['bʌnd(ə)l] or ['bʌndl]
(noun.) a package of several things tied together for carrying or storing.
(verb.) sleep fully clothed in the same bed with one's betrothed.
(verb.) make into a bundle; 'he bundled up his few possessions'.
Editor: Lyle--From WordNet
(n.) A number of things bound together, as by a cord or envelope, into a mass or package convenient for handling or conveyance; a loose package; a roll; as, a bundle of straw or of paper; a bundle of old clothes.
(v. t.) To tie or bind in a bundle or roll.
(v. t.) To send off abruptly or without ceremony.
(v. i.) To prepare for departure; to set off in a hurry or without ceremony.
(v. i.) To sleep on the same bed without undressing; -- applied to the custom of a man and woman, especially lovers, thus sleeping.
Inputed by Jon
Synonyms and Synonymous
n. Package, pack, packet, parcel, budget, roll.
v. a. Tie in a bundle, put into bundles, bundle up.
v. n. . Depart hurriedly, set off in a hurry.. Sleep together (without undressing).
Checked by Bryant
n. a number of things loosely bound together: an aggregation of one or more kinds of tissue traversing other tissues: a definite measure or quantity as two reams of paper twenty hanks of linen yarn &c.—v.t. to bind or tie into bundles.—v.i. to pack up one's things for a journey to go hurriedly or in confusion (with away off out).—n. Bun′dling an old custom in Wales New England and elsewhere for sweethearts to sleep on the same bed without undressing.—To bundle off bundle out to send away unceremoniously or summarily.
- Beth's bundle was such a funny one that everybody wanted to laugh, but nobody did, for it would have hurt her feelings very much. Louisa May Alcott. Little Women.
- They saw her coming up the steps with a bundle of books under her arm. D. H. Lawrence. Women in Love .
- This accounts for the phenomenon of the weaker of the two usually having a bundle of firewood thrust between its jaws in hot weather. Charles Dickens. Bleak House.
- He shuffles slowly into Mr. George's gallery and stands huddled together in a bundle, looking all about the floor. Charles Dickens. Bleak House.
- With these musings in his mind, and his bundle under his arm, Stephen took his attentive face along the high road. Charles Dickens. Hard Times.
- But each evening, when the boy went home with a bundle of papers that had not been sold in the town, his father would sit up reading the returnables. Frank Lewis Dyer. Edison, His Life and Inventions.
- The cat leaped down and ripped at a bundle of rags with her tigerish claws, with a sound that it set my teeth on edge to hear. Charles Dickens. Bleak House.
- Lord Ponsonby's well-known rap at the door occasioned Smith to be bundled into the street, bills and all, without the slightest ceremony. Harriette Wilson. The Memoirs of Harriette Wilson.
- In a corner was a heap of coats and boat-cloaks, and a flag, all bundled up together. Charles Dickens. David Copperfield.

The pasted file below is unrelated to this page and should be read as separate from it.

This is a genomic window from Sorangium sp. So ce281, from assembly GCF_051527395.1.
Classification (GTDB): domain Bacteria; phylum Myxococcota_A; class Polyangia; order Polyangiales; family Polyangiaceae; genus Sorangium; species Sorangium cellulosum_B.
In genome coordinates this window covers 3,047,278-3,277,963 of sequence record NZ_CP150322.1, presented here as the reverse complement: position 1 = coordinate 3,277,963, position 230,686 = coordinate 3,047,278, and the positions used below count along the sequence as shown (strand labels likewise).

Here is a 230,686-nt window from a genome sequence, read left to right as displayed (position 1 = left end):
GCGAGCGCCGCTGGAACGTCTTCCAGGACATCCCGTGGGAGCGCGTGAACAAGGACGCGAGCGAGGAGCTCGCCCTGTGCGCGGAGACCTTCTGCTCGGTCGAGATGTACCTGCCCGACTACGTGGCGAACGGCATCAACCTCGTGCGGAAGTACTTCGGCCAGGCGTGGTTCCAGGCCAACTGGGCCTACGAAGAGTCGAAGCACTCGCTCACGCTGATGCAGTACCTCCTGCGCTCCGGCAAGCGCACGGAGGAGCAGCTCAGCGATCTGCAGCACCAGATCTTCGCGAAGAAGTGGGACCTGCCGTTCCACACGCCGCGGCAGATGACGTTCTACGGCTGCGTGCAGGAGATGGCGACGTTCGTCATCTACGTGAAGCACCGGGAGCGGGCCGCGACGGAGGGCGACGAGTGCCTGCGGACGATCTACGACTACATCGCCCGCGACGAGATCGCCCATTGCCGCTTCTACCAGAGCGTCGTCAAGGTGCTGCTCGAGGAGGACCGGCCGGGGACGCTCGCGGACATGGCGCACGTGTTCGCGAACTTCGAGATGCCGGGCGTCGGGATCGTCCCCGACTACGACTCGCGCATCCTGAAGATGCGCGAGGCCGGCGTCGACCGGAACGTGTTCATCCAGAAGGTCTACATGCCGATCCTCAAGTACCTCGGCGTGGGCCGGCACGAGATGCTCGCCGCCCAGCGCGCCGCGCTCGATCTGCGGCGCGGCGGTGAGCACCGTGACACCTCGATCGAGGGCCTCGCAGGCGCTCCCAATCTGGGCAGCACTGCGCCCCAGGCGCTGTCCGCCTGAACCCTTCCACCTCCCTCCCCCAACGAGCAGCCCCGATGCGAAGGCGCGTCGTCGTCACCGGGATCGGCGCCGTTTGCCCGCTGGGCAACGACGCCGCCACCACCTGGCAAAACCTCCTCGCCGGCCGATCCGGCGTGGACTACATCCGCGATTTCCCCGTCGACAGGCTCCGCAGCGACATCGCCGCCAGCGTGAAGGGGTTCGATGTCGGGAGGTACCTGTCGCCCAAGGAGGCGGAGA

- Her long, thick hair was her one beauty, but it was usually bundled into a net, to be out of her way. Louisa May Alcott. Little Women.
- It was evident to all that I was in for a long illness, so Joseph was bundled out of this cheery bedroom, and it was turned into a sick-room for me. Arthur Conan Doyle. The Memoirs of Sherlock Holmes.
- Laurie leisurely departed to recover the lost property, and Jo bundled up her braids, hoping no one would pass by till she was tidy again. Louisa May Alcott. Little Women.
- Rosine brought the shawl, and I was bundled into the carriage. Charlotte Bronte. Villette.
- You ought to be bundled out for not knowing how to behave yourself, and you would be by rights. Charles Dickens. Hard Times.
- With perfect coolness Holmes slipped across to the safe, filled his two arms with bundles of letters, and poured them all into the fire. Arthur Conan Doyle. The Return of Sherlock Holmes.
- I will ask you to carry in two bundles of it. Arthur Conan Doyle. The Return of Sherlock Holmes.
- He experimented with bundles of iron wires variously insulated, also with sheet-iron rolled cylindrically and covered with iron wire wound concentrically. Frank Lewis Dyer. Edison, His Life and Inventions.
- The gentleman in the bag wig laid bundles of papers on his lordship's table, and his lordship silently selected one and turned over the leaves. Charles Dickens. Bleak House.
- Switches were brought in bundles, from a beech wood near the school house, by the boys for whose benefit they were intended. Ulysses S. Grant. Personal Memoirs of U. S. Grant.
- Other mechanisms cut and divided the block into strips, which were then dipped at one end, dried and tied in bundles. William Henry Doolittle. Inventions in the Century.
- Placing Helena, Zoe, and all their bundles in the best boat they could select in their hurry, Dick and Argyropoulos pushed it off into deep water. Fergus Hume. The Island of Fantasy.
Inputed by Franklin